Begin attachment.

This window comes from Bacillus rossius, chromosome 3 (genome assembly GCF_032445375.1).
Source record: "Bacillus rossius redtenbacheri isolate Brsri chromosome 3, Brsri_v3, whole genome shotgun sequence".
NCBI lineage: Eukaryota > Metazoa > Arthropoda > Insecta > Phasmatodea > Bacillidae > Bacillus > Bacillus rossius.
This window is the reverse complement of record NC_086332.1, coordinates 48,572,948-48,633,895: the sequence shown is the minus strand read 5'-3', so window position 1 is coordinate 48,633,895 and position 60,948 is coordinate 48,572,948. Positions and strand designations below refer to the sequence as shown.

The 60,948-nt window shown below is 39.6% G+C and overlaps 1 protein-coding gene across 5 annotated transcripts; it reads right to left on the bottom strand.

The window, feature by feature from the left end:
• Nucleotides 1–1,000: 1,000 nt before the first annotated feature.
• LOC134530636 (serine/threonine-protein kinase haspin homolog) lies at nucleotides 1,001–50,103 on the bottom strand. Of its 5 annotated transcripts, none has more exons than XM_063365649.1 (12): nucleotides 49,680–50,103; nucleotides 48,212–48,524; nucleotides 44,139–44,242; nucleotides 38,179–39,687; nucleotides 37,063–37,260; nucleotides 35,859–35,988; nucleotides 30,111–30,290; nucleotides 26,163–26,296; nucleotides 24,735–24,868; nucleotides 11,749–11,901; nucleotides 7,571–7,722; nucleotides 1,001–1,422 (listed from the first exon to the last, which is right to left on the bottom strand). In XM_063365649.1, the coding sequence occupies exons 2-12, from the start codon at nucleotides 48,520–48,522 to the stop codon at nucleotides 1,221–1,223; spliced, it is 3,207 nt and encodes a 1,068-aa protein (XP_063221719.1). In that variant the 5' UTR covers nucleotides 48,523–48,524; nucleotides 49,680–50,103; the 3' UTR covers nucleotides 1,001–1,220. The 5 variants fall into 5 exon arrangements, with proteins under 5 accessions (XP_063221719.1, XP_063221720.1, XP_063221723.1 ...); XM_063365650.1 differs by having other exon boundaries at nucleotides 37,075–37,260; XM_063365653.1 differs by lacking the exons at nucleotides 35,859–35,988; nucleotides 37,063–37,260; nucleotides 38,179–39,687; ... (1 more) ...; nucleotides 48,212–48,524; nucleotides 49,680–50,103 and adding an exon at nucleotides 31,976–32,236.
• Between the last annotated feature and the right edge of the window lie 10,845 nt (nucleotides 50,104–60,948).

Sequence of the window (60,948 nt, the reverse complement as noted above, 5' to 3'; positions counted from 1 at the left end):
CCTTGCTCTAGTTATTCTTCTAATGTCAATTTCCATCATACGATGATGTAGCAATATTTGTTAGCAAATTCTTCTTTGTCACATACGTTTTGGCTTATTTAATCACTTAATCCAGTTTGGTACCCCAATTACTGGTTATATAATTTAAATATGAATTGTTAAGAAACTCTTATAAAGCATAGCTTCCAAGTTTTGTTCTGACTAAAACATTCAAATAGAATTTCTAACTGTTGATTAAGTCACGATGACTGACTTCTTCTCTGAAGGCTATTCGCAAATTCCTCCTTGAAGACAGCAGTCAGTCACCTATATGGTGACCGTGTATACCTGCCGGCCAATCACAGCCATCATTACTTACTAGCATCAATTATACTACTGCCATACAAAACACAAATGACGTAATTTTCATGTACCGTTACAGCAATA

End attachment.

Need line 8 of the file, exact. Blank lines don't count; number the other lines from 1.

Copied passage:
• LOC134530636 (serine/threonine-protein kinase haspin homolog) lies at nucleotides 1,001–50,103 on the bottom strand. Of its 5 annotated transcripts, none has more exons than XM_063365649.1 (12): nucleotides 49,680–50,103; nucleotides 48,212–48,524; nucleotides 44,139–44,242; nucleotides 38,179–39,687; nucleotides 37,063–37,260; nucleotides 35,859–35,988; nucleotides 30,111–30,290; nucleotides 26,163–26,296; nucleotides 24,735–24,868; nucleotides 11,749–11,901; nucleotides 7,571–7,722; nucleotides 1,001–1,422 (listed from the first exon to the last, which is right to left on the bottom strand). In XM_063365649.1, the coding sequence occupies exons 2-12, from the start codon at nucleotides 48,520–48,522 to the stop codon at nucleotides 1,221–1,223; spliced, it is 3,207 nt and encodes a 1,068-aa protein (XP_063221719.1). In that variant the 5' UTR covers nucleotides 48,523–48,524; nucleotides 49,680–50,103; the 3' UTR covers nucleotides 1,001–1,220. The 5 variants fall into 5 exon arrangements, with proteins under 5 accessions (XP_063221719.1, XP_063221720.1, XP_063221723.1 ...); XM_063365650.1 differs by having other exon boundaries at nucleotides 37,075–37,260; XM_063365653.1 differs by lacking the exons at nucleotides 35,859–35,988; nucleotides 37,063–37,260; nucleotides 38,179–39,687; ... (1 more) ...; nucleotides 48,212–48,524; nucleotides 49,680–50,103 and adding an exon at nucleotides 31,976–32,236.